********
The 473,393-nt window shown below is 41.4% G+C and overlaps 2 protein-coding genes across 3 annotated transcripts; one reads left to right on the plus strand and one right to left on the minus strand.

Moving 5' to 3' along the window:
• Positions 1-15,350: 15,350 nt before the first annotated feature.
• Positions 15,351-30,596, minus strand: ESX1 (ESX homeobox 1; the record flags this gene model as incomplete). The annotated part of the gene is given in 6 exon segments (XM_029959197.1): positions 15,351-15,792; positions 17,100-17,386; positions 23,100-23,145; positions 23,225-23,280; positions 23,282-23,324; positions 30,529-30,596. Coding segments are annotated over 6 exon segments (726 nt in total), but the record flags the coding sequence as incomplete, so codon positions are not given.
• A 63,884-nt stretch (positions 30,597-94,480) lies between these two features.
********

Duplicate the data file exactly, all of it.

The 473,393-nt window shown below is 41.4% G+C and overlaps 2 protein-coding genes across 3 annotated transcripts; one reads left to right on the plus strand and one right to left on the minus strand.

Moving 5' to 3' along the window:
• Positions 1-15,350: 15,350 nt before the first annotated feature.
• Positions 15,351-30,596, minus strand: ESX1 (ESX homeobox 1; the record flags this gene model as incomplete). The annotated part of the gene is given in 6 exon segments (XM_029959197.1): positions 15,351-15,792; positions 17,100-17,386; positions 23,100-23,145; positions 23,225-23,280; positions 23,282-23,324; positions 30,529-30,596. Coding segments are annotated over 6 exon segments (726 nt in total), but the record flags the coding sequence as incomplete, so codon positions are not given.
• A 63,884-nt stretch (positions 30,597-94,480) lies between these two features.